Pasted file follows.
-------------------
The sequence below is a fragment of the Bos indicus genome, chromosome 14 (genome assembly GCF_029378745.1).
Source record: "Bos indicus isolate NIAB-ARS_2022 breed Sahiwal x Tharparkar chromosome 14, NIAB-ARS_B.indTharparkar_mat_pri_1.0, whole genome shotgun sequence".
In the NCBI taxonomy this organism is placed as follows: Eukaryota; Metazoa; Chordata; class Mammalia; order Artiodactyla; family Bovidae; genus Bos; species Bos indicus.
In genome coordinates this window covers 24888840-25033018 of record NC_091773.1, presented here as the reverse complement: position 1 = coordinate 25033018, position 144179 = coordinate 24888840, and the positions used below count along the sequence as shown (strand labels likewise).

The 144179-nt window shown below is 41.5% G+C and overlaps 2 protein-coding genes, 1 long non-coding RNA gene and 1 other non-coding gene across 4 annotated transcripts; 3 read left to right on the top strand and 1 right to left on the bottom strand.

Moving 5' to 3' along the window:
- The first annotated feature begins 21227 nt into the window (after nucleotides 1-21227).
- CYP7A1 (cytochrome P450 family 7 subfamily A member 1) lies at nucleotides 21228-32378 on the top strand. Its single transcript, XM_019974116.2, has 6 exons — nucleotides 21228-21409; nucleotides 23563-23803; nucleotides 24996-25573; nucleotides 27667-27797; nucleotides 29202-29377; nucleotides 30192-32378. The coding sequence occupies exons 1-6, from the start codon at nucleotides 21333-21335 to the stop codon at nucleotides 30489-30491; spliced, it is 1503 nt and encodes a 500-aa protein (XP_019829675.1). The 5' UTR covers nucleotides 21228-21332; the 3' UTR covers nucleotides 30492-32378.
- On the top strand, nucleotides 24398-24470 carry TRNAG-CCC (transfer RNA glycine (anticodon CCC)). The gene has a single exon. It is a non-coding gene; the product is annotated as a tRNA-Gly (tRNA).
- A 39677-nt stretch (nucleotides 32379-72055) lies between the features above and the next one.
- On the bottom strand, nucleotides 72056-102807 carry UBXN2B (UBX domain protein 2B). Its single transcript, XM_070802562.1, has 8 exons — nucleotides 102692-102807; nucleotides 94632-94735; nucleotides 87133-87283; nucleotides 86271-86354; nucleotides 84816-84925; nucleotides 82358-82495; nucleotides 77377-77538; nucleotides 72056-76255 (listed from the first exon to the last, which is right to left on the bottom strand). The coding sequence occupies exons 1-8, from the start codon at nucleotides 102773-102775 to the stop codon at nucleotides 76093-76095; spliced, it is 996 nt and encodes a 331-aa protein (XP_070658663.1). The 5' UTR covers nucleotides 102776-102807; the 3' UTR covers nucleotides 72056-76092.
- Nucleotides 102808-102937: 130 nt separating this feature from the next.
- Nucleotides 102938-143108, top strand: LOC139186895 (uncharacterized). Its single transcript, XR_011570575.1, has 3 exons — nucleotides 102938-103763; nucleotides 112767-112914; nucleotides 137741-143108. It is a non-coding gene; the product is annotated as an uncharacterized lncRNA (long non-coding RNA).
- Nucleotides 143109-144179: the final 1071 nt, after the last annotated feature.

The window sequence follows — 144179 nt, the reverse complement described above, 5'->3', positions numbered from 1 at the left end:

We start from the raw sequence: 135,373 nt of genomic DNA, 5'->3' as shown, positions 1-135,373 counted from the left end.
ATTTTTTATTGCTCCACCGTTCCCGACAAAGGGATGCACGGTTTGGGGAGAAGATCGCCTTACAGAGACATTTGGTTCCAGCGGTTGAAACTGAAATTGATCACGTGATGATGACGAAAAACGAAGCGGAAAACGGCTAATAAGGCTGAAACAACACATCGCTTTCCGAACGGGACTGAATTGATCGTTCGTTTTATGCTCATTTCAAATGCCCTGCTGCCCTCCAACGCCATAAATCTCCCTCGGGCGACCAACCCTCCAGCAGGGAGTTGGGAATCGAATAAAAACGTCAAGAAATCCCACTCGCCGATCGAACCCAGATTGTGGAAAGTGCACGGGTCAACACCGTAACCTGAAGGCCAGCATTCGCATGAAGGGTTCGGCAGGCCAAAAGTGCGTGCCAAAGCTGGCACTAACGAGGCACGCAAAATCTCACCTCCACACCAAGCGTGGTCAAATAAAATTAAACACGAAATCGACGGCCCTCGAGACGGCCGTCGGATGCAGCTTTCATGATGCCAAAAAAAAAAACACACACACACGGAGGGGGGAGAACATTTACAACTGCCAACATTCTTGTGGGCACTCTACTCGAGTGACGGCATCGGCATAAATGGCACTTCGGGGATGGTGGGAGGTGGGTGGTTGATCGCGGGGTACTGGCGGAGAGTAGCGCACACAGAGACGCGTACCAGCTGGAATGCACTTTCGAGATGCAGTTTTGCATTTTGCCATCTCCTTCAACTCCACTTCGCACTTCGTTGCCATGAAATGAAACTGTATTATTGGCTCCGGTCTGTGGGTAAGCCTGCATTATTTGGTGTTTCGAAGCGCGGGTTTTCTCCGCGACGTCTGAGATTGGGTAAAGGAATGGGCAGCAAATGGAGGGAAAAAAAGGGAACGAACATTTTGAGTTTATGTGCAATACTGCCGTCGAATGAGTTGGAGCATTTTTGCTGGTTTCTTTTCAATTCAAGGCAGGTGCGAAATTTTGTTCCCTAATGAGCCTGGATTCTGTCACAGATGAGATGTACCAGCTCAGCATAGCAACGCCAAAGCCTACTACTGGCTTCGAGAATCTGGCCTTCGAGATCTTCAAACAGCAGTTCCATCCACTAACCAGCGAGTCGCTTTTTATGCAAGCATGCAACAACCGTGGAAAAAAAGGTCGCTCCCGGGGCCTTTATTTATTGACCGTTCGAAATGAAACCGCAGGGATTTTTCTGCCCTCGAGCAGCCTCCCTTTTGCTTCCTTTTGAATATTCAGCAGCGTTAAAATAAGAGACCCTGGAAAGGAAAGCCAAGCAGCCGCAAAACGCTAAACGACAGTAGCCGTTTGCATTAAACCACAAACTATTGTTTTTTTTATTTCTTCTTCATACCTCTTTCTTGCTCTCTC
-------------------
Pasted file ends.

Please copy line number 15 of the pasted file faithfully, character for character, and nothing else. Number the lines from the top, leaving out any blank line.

The window sequence follows — 144179 nt, the reverse complement described above, 5'->3', positions numbered from 1 at the left end: